Winter riding, and its similarities to the consumption of prison-made hooch

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The physical consequences of being a cyclist, as depicted in the El Colombiano newspaper circa 1955. Photographed during my recent visit to the home of Ramon Hoyos.
(Click to enlarge)

"The illness lasts for weeks, not just days. Blinding pain, stomach cramps, every bit of your body aches. You poisoned yourself, and you pay the price. But once the pain fades, you eventually forget about it. Then one day, another guy brings up the idea of making another batch...and the process starts all over again. Before you know it, you're dipping a cup into another putrid bucket, and the cycle starts all over again."

That, more or less, is how an article I once read in a men's magazine began. I should first clarify that by "men's magazine", I don't mean one with naked ladies, but rather one of those magazines with articles about the best restaurants in Marrakesh, ads for tacky Breitling watches, and insipid interviews with Anna Kournikova. This particular article included detailed accounts by inmates in federal prisons about everything from what it's like to spend time in solitary confinement, to the realities of getting stabbed with a prison shank. The part of the article that captivated my attention, however, was the one that included the description above. It was about the realities of making alcoholic beverages while in prison. For individuals like me (whose size and physique resemble that of a seventh grader, and who would never stand a chance in prison) articles like that one serve as the only point of reference regarding what it's like to be locked up. The movie Blood In Blood Out was also helpful in that regard however. That movie also helped me make fashion choices for a brief part of my teenage years. But that's another story entirely.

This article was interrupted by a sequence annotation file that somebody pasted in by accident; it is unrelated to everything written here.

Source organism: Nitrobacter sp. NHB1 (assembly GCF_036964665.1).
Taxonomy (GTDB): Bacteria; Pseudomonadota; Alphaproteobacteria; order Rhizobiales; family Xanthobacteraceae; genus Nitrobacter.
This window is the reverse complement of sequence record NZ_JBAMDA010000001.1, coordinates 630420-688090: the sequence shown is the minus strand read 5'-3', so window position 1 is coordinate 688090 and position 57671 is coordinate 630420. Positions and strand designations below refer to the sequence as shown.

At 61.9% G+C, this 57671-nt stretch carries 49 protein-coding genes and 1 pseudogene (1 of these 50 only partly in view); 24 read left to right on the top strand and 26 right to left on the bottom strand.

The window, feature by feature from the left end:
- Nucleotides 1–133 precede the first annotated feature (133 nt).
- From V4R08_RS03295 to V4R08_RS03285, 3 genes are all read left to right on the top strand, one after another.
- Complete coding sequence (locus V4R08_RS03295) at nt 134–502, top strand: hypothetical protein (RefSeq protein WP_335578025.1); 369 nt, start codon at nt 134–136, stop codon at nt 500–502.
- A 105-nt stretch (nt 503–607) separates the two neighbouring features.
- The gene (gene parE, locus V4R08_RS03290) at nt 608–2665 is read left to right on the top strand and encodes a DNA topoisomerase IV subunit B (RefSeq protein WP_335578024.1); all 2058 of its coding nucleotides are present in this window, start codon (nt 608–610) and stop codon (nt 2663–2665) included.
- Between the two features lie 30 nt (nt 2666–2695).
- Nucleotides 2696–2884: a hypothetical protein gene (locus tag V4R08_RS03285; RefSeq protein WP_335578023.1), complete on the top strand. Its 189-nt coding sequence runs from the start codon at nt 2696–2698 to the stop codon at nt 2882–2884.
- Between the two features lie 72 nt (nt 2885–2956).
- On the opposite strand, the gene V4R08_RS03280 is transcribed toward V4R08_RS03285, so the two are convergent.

Did I work hard as a young man to do away with latino stereotypes? Well, yes, but I also had to look awesome during those years. What am I trying to say? I'm trying to say that yes, I was confused as a young man. And yes, there are pictures of me as a teen, where only the top button of my shirt is fastened.